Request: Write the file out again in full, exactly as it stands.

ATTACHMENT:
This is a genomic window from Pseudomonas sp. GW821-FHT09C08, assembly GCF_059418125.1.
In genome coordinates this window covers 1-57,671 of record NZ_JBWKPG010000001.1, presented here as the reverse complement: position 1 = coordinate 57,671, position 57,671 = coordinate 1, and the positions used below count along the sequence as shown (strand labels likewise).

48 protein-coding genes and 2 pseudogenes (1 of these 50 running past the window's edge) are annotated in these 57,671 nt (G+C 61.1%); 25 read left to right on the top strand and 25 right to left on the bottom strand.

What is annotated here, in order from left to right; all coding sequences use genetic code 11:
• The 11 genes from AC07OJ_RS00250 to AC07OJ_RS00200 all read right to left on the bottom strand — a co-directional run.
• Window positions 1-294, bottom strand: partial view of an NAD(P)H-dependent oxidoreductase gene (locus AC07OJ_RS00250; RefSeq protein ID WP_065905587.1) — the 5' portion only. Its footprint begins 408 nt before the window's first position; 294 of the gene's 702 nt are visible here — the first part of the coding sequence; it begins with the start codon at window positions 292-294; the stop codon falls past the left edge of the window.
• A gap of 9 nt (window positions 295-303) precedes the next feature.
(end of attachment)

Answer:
This is a genomic window from Pseudomonas sp. GW821-FHT09C08, assembly GCF_059418125.1.
In genome coordinates this window covers 1-57,671 of record NZ_JBWKPG010000001.1, presented here as the reverse complement: position 1 = coordinate 57,671, position 57,671 = coordinate 1, and the positions used below count along the sequence as shown (strand labels likewise).

48 protein-coding genes and 2 pseudogenes (1 of these 50 running past the window's edge) are annotated in these 57,671 nt (G+C 61.1%); 25 read left to right on the top strand and 25 right to left on the bottom strand.

What is annotated here, in order from left to right; all coding sequences use genetic code 11:
• The 11 genes from AC07OJ_RS00250 to AC07OJ_RS00200 all read right to left on the bottom strand — a co-directional run.
• Window positions 1-294, bottom strand: partial view of an NAD(P)H-dependent oxidoreductase gene (locus AC07OJ_RS00250; RefSeq protein ID WP_065905587.1) — the 5' portion only. Its footprint begins 408 nt before the window's first position; 294 of the gene's 702 nt are visible here — the first part of the coding sequence; it begins with the start codon at window positions 292-294; the stop codon falls past the left edge of the window.
• A gap of 9 nt (window positions 295-303) precedes the next feature.